A few days ago, I spotted a Sussex event that is a call for people who are passionate about our local coast and want wildlife thriving which is at the De La Warr Pavilion on Saturday the 10th September. This inspiring event is for people aged 16-25 and it is organised by our local organisation, Sussex Wildlife Trust and their project group called the Wild Coast Sussex. The event is called “Ocean Hackathon” and it is very interesting to observe that the same headline events are taking place in another 15 Nations around the world during this year. This may well be the first and possibly the only current event that is taking place in our Nation. As it is explained on the De La Warr website which is the location for people to register to attend it “Workshop with us as we hack our way through current issues and find imaginative ways to tackle the big questions. Everyone is welcome to share their thoughts – there is no need for you to have any previous knowledge of ocean conservation!”. Our region will benefit enormously from the people who will attend this event and we will be inspired in our communities. It is inspiring that along with the headline to the other 15 events taking place in other nations, that this event explains that this “free event is run by the Marine Conservation Society, as part of the Wild Coast Sussex Project, funded by the National Heritage Lottery Fund” and that the project has also “received funding from the LIFE Programme of the European Union.” The fact that the EU are partly funding this event is very encouraging.
It would be really useful for our local Councils and our MPs to promote this event and inspire people who are able to take part to participate for their communities. They could also endorse the wildlife projects that emerge in Sussex and support the organisation before and after this important event. According to their website “Wild Coast Sussex inspires Sussex communities to care for the marine environment and enable them to protect their local coast and sea”. Clearly there are a number of themes that have challenges for our coastal areas and we need all of our MPs, particularly those whose constituencies include the sea or rivers to respond to this event and the outcomes that emerge. In the past I had the privilege to work with Chris Corrigan who has recently become the CEO of the Sussex Wildlife Trust and we both worked with Councils across the South East for several years. I am sure that Chris would be able to respond to the Councillor Leaders and MPs in Sussex if they are willing to support this project.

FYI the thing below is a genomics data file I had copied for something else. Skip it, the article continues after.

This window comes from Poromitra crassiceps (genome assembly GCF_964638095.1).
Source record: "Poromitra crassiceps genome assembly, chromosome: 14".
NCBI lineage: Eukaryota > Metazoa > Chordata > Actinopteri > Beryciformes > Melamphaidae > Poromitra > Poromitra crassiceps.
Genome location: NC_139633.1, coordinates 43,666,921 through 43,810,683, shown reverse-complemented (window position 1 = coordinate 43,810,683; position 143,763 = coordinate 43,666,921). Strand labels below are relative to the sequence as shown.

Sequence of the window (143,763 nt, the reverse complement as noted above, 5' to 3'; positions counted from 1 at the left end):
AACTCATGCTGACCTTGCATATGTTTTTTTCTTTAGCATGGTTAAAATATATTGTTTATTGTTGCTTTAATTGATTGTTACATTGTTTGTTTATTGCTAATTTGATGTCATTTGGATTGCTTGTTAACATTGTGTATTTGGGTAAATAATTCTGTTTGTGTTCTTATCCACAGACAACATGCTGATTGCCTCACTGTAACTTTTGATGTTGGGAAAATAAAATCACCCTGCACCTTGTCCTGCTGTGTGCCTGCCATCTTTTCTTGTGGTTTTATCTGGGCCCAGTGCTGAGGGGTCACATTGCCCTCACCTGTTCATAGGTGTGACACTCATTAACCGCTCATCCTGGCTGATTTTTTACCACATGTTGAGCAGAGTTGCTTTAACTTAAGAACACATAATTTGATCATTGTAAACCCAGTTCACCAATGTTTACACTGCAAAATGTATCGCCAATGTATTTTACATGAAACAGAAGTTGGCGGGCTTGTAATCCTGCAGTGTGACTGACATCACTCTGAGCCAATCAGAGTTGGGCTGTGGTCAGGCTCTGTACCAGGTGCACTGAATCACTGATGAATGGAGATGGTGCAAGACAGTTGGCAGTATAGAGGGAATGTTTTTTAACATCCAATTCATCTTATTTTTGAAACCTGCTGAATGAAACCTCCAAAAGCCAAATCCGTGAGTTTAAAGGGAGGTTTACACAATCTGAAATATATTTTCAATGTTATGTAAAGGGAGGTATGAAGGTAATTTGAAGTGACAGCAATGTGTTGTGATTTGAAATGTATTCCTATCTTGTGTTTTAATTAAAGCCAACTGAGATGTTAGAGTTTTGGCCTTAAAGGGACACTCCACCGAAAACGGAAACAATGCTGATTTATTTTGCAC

As it happens it is some time since Sussex MPs have referred to the Sussex Wildlife Trust but in the past several of them have done so. There are others that have not yet spoken about it in Parliament but some of those MPs have referred to their coastal areas as a vital theme. The most recent person who spoke about the Wildlife Trust was Andrew Griffith who mentioned it during a debate on Housing Developments back in September 2020. His comment was “I accept that they may currently be somewhat out of favour, but, as the excellent Sussex Wildlife Trust has highlighted to me, there are also extremely rare bat colonies relying on the native woodlands, ancient hedgerows and streams of West Sussex.” A year earlier Henry Smith spoke during a discussion on the theme of Restoring Nature and Climate Change and he commented “join me in paying tribute to the Sussex Wildlife Trust and the wildlife trusts around the country that do so much to support our environment with innovative and practical solutions?” Back in 2016 Maria Caulfield was speaking during a discussion about badger culling and she mentioned in the context of farmers in East Sussex that she was involved with “We also have a trained and licensed group of volunteers ready to go, and the support of the Sussex Wildlife Trust.” Then in 2014 Caroline Lucas was involved in a discussion about flood risks and she stated “Last week, I received a report from the Sussex Wildlife Trust that sets out an evidence-based approach to flood protection” The only other current MP who has referred to the agency was Tim Loughton who in 2003 he stated a “report was from the Sussex Wildlife Trust” and also back in 1997 he said “The Sussex Wildlife Trust stated.” It is encouraging that these MPs have referred to the Sussex Wildlife Trust in the past and we can hope that perhaps all of them will endorse this event through social media and then listen to the local people who have attended the event.
Pingback: A very significant Wildlife thriving event this Sunday | ianchisnall